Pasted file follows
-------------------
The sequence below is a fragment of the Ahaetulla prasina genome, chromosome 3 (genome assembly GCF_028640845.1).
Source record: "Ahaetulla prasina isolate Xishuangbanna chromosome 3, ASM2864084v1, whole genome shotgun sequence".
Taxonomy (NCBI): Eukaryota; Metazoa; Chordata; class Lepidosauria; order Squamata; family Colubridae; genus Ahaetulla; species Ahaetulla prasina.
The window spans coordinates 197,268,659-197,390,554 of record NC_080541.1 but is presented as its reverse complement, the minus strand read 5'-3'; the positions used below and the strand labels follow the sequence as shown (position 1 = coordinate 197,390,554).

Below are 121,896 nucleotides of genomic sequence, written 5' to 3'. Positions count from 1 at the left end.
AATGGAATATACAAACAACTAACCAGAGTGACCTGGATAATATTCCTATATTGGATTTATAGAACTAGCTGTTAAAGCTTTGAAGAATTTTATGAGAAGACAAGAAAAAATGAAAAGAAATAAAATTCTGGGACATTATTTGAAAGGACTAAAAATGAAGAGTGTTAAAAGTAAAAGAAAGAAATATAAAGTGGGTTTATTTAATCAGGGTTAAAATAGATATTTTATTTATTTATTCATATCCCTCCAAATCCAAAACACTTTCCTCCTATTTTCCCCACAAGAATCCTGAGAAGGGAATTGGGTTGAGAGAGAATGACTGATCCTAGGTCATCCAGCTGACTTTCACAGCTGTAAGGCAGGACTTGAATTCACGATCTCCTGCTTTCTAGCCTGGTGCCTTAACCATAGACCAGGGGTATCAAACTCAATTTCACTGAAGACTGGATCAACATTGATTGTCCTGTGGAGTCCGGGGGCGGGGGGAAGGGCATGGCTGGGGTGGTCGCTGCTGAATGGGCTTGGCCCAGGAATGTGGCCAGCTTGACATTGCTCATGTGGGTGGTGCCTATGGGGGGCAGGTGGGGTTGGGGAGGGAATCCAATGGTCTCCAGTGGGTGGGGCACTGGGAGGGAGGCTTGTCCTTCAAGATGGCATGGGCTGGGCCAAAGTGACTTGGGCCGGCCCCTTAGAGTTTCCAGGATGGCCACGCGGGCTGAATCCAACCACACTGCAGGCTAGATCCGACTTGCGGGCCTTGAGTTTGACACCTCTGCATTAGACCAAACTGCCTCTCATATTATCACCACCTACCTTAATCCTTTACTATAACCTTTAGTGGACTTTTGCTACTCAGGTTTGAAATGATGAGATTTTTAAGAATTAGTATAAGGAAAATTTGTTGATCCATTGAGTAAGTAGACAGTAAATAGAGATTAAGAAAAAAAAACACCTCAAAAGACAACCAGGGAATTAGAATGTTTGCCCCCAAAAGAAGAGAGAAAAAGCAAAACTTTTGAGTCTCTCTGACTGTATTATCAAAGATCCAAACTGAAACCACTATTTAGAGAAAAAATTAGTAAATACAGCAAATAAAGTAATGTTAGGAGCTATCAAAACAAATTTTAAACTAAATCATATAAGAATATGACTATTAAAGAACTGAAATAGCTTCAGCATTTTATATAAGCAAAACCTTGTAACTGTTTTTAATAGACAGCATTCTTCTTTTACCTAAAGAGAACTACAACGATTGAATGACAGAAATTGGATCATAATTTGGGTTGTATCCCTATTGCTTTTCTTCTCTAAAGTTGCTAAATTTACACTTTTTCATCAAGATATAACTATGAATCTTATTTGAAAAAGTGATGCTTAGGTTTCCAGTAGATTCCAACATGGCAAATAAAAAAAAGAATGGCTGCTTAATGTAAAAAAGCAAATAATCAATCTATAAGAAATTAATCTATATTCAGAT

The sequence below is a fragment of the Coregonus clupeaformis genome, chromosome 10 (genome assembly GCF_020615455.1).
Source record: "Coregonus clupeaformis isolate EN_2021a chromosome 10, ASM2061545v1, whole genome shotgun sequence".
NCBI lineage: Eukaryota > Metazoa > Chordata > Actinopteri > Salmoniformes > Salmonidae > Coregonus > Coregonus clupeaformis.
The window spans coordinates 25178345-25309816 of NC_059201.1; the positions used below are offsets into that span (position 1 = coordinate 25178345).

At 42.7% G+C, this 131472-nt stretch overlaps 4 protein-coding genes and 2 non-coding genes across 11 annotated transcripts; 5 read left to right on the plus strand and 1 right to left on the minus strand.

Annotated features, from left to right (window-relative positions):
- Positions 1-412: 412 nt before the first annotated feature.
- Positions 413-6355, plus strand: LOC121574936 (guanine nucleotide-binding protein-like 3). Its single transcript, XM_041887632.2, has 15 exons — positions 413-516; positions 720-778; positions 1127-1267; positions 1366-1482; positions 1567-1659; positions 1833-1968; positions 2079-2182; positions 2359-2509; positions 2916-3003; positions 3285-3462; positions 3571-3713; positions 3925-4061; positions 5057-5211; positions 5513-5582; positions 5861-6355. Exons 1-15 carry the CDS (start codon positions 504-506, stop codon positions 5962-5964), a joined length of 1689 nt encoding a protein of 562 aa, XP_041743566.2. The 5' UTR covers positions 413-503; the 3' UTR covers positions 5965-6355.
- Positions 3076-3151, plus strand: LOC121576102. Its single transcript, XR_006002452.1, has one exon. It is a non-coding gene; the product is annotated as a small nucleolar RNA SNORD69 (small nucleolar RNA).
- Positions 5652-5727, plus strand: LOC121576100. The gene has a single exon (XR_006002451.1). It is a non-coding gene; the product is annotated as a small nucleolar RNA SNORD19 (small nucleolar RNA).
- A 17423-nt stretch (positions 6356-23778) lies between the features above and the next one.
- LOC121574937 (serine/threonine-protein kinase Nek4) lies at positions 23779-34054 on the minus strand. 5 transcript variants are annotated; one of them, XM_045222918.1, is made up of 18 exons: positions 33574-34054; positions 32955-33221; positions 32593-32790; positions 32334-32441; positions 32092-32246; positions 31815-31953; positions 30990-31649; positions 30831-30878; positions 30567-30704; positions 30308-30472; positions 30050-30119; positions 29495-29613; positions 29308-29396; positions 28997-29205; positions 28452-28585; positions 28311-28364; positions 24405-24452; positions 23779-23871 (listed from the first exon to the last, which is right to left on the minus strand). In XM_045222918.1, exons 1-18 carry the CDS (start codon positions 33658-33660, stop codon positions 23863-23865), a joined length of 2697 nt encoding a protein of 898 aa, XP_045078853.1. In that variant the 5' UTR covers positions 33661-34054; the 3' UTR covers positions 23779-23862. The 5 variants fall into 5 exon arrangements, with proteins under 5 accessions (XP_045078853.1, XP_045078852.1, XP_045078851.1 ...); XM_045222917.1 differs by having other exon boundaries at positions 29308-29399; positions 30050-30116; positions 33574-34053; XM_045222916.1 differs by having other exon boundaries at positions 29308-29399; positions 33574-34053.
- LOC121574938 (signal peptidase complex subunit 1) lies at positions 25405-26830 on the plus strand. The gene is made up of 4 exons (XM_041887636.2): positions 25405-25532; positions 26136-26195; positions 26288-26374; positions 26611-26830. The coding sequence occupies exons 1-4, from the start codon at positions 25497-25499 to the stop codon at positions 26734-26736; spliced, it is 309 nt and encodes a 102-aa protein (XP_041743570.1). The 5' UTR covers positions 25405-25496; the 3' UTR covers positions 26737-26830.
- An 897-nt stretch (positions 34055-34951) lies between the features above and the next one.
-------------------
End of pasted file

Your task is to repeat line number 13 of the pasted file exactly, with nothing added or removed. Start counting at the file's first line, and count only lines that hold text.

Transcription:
- Positions 1-412: 412 nt before the first annotated feature.